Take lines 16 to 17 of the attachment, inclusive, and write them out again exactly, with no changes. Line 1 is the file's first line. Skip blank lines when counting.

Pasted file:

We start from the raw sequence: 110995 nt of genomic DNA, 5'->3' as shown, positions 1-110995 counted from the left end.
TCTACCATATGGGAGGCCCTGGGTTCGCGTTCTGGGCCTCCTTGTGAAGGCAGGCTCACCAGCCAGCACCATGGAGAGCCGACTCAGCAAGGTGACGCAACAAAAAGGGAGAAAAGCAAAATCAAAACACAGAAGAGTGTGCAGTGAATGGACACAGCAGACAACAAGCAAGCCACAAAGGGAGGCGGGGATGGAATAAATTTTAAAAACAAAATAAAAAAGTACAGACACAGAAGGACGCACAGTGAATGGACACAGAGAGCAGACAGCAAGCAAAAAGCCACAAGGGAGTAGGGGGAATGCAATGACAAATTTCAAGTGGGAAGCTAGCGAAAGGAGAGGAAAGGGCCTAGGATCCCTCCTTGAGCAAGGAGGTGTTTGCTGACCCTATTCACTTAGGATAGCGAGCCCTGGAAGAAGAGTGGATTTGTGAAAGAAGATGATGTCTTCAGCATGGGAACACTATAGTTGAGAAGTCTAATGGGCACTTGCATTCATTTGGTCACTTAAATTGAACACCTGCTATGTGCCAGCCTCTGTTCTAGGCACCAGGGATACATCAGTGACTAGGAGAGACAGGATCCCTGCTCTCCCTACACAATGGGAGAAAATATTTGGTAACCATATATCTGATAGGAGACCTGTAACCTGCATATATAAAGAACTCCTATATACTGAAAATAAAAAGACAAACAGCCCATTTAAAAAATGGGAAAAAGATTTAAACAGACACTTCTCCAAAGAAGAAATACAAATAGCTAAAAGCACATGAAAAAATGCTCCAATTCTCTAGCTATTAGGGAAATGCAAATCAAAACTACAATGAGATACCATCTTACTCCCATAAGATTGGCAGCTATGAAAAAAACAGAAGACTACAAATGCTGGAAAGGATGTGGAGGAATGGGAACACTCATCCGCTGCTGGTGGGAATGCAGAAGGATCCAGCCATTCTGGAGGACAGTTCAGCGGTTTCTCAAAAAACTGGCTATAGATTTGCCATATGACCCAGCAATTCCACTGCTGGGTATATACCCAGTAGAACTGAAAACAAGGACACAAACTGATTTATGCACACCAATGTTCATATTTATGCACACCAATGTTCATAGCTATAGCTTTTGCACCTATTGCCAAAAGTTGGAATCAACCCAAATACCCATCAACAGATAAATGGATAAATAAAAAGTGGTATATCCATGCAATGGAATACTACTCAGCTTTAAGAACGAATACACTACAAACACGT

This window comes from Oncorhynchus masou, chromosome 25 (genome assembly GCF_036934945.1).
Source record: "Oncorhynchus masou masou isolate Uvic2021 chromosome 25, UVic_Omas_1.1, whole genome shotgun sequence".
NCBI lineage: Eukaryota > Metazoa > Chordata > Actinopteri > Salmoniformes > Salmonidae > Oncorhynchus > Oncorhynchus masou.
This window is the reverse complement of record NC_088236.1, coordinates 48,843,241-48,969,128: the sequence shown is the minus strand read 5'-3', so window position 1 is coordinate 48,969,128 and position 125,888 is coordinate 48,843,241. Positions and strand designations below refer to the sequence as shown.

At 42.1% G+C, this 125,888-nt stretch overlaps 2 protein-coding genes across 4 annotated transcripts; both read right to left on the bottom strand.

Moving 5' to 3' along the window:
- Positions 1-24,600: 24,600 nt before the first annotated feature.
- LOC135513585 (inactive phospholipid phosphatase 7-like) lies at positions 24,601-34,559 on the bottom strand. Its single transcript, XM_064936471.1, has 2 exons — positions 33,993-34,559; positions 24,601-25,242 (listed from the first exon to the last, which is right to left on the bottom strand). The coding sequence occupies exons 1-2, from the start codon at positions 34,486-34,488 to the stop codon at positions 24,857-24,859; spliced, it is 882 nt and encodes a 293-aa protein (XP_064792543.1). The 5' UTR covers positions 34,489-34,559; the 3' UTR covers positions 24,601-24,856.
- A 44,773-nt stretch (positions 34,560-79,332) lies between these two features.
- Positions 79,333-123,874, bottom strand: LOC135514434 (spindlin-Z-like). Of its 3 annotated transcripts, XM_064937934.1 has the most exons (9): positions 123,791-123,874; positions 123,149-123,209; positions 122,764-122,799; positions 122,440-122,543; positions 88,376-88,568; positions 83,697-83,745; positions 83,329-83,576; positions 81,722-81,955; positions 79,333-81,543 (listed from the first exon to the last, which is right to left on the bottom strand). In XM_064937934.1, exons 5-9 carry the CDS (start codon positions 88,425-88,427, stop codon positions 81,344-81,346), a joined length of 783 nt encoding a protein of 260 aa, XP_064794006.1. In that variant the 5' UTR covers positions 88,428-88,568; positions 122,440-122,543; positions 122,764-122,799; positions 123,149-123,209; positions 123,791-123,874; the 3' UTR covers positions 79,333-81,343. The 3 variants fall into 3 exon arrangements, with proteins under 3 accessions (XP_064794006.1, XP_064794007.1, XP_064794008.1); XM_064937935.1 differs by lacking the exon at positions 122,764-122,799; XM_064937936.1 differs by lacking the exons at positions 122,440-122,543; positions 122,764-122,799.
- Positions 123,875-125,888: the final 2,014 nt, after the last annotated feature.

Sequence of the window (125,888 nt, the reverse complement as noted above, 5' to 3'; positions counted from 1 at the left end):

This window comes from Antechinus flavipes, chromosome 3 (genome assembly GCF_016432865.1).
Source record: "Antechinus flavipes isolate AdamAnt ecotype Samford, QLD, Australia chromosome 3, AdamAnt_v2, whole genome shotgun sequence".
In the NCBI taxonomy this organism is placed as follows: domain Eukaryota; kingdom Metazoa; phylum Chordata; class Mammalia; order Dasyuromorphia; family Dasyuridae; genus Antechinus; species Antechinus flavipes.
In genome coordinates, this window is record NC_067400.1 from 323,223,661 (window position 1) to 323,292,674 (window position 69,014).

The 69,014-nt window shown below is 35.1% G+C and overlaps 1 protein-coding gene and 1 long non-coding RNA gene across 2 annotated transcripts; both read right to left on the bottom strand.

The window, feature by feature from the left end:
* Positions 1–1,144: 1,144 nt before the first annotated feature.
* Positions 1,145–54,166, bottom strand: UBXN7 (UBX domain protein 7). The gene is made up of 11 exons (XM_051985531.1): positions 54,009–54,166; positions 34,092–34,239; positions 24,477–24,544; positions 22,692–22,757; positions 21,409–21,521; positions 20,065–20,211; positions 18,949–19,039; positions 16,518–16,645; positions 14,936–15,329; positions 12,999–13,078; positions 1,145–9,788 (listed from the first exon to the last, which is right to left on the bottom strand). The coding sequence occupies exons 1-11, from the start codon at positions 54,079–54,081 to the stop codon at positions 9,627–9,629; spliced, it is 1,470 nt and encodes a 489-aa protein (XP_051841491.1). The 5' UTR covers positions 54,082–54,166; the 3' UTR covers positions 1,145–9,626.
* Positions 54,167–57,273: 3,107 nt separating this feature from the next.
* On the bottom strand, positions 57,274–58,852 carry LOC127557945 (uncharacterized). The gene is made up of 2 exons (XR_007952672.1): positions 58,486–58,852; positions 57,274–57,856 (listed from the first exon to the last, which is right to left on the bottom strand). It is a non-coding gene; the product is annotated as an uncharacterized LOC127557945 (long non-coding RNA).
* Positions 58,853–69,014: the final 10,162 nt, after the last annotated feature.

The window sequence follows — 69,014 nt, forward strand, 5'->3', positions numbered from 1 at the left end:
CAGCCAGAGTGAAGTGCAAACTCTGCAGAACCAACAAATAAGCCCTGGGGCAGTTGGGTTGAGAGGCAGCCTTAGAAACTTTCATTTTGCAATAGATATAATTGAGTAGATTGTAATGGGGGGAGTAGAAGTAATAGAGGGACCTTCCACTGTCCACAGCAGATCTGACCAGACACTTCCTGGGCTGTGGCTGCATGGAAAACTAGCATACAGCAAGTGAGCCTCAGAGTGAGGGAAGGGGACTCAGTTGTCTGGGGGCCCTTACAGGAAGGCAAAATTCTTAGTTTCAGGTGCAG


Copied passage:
Source record: "Antechinus flavipes isolate AdamAnt ecotype Samford, QLD, Australia chromosome 3, AdamAnt_v2, whole genome shotgun sequence".
In the NCBI taxonomy this organism is placed as follows: domain Eukaryota; kingdom Metazoa; phylum Chordata; class Mammalia; order Dasyuromorphia; family Dasyuridae; genus Antechinus; species Antechinus flavipes.